I'm making a double batch of limoncello for holiday gifts (from the Post's fabulous 2005 recipe) so I have a big pile of skinless organic lemons left over. Could you recommend some recipes that use A LOT of lemon juice? I'd rather go savory than sweet, and I'm not really looking at cocktails. Thinking that my best option may be freezing it in ice cube trays for future use...

Now, come on. You know the saying. Life has given you lemons!

Sorry, dinner for six chicken: melt butter and olive oil in pan, not butter and flour

Any hearty, bean-based soup would be good. Think chickpeas or lentils. Filling, mostly hands-off, and goes well with a salad or steamed veg on the side. Three personal or family favorites are a warm chickpea soup and the Tunisian tomato-lentil soup from Vegetable Heaven as well as a curried red lentil and squash soup on-line. We’re bringing the last to Thanksgiving as the vegetarian main.

A friend makes a turkey corn chowder that is great. Healthy, no, but re-start clean eating on Sunday, especially if you just hosted a big group of people. I have no idea if she made up the recipe or where she got it, but it is really, really good. I think a old recipe, so may involve some cream of something soup.

I'm planning on bringing sweet potato biscuits to a potluck on Friday. Do y'all have a trusted recipe? :)

We don't, but I would put faith in this one from Stella Parks at Serious Eats.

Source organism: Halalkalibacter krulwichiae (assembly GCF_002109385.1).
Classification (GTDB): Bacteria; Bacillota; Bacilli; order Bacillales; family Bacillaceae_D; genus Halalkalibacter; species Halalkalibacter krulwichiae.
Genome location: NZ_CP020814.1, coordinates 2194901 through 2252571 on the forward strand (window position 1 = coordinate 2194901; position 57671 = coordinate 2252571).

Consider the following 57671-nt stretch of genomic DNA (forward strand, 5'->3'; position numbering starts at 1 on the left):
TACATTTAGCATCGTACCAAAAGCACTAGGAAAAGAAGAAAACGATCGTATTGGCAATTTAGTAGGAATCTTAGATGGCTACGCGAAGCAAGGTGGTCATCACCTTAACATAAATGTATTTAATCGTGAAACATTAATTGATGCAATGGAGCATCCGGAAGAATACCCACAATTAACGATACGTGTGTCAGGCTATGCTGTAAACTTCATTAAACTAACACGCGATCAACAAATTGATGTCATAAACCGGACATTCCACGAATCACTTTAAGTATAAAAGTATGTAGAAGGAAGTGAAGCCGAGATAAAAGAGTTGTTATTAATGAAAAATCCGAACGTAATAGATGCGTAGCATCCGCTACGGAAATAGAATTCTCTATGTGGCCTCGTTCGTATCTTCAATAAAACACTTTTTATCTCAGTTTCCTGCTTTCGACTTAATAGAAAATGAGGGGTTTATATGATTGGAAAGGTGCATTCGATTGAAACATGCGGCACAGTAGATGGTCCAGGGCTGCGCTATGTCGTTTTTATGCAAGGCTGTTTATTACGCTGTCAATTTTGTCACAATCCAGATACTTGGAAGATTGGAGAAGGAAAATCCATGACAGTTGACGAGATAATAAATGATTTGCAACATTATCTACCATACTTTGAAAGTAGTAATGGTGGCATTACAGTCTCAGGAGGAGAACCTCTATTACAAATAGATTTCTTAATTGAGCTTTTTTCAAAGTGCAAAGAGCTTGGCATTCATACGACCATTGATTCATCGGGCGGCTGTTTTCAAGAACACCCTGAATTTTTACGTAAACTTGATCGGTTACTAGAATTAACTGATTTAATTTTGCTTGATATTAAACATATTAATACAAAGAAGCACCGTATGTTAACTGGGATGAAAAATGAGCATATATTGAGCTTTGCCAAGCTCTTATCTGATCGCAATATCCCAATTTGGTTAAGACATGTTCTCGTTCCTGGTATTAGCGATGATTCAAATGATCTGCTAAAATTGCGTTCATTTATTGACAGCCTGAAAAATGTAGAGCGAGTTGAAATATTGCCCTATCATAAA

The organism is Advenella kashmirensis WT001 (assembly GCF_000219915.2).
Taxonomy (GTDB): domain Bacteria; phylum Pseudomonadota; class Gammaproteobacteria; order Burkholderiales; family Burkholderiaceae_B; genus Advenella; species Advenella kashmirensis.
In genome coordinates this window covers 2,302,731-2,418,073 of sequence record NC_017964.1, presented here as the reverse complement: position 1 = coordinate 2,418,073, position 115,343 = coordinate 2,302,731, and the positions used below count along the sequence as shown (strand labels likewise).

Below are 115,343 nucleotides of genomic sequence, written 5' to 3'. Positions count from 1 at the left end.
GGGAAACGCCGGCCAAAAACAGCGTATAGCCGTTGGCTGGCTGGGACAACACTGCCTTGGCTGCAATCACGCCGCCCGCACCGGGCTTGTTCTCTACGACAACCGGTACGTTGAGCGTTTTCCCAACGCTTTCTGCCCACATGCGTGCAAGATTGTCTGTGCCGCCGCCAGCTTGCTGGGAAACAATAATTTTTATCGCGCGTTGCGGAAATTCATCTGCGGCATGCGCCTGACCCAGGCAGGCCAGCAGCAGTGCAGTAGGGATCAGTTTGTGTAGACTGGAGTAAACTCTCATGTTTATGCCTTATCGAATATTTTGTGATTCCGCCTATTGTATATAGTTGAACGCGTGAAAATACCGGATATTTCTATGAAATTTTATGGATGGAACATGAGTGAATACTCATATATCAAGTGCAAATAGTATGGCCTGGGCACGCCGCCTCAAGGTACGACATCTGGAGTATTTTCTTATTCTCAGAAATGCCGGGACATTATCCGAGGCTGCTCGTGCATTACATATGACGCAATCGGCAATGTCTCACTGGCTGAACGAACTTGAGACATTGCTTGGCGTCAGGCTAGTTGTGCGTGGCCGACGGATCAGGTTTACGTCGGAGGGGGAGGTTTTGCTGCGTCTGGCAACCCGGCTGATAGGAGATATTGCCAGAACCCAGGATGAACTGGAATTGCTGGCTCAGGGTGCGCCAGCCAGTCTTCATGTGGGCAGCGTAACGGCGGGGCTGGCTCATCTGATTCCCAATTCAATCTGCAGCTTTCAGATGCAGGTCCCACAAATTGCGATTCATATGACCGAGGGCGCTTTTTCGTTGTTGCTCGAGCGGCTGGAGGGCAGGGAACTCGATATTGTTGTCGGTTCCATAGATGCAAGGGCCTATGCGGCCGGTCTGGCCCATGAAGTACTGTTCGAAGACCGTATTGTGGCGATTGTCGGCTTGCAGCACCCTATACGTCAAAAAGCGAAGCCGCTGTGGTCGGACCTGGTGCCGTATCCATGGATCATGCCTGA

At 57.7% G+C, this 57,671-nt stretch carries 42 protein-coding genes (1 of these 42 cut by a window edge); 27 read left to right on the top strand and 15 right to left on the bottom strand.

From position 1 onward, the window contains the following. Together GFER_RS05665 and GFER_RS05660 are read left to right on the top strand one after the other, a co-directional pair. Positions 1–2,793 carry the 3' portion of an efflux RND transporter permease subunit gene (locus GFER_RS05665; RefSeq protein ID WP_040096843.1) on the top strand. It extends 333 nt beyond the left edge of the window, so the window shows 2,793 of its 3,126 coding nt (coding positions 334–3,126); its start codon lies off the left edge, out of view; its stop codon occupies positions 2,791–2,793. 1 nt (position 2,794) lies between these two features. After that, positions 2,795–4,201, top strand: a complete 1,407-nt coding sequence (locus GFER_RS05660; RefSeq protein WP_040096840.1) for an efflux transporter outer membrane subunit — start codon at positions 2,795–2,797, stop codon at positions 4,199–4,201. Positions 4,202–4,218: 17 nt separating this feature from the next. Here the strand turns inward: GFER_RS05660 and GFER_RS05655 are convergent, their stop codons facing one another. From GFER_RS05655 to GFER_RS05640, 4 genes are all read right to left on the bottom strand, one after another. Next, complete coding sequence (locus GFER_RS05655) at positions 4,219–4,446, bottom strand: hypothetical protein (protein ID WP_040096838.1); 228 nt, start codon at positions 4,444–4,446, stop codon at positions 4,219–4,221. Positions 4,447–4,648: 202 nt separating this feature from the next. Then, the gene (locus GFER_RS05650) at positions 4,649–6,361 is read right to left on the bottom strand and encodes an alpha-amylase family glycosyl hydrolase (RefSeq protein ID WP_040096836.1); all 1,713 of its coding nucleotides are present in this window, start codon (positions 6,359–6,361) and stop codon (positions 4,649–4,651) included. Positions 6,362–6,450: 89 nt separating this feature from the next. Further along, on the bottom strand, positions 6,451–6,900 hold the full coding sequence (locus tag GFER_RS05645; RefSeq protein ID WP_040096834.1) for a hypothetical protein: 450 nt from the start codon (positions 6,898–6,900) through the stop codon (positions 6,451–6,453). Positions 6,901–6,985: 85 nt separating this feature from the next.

Suggestions - I've never tried the separator thing

The best way is to chill it, if you have time -- in the fridge or freezer until the fat solidifies at the top. Then just scrape off.

Can them, definitely. I had a ton that I wanted to use up when i cleaned up my garden for the winter and made a roasted green tomato salsa (variant on tomatillo) and green tomato marmalade. Both turned out great. Don't be afraid of canning - it's really easy, just steamy.

Absolutely LOVE the Post's red lentil and apricot soup. I double the lemon juice and apricots.

That's such a good one! Popular, too. Thanks!

RECIPE: Apricot and Red Lentil Soup

And you're not slaving over a hot stove in July or August!

I'd love to be able to "like" some of these posts. So far today it's the tears in the pie crust. Usually, each chat Joe posts a good one, too.

Aw, thanks! And thanks for using your words!

Thanks Joe, that's what my mother did. Mom knows best.

I've missed the last few chats in real time, but just wanted to say thank you for the feet loaf idea. It was a big hit with my kids the week of Halloween. I'm just disappointed I wasn't aware of the idea years ago or creative enough to think of it myself.

The first time I went to Montreal I remarked to friends how lovely to find it so French. I said to friends that it was place where the we had a serious discussion with the sales assistant about *which* unsalted butter to buy ... 'moi, je prefere - mais il y a quelqu'un qui dis ...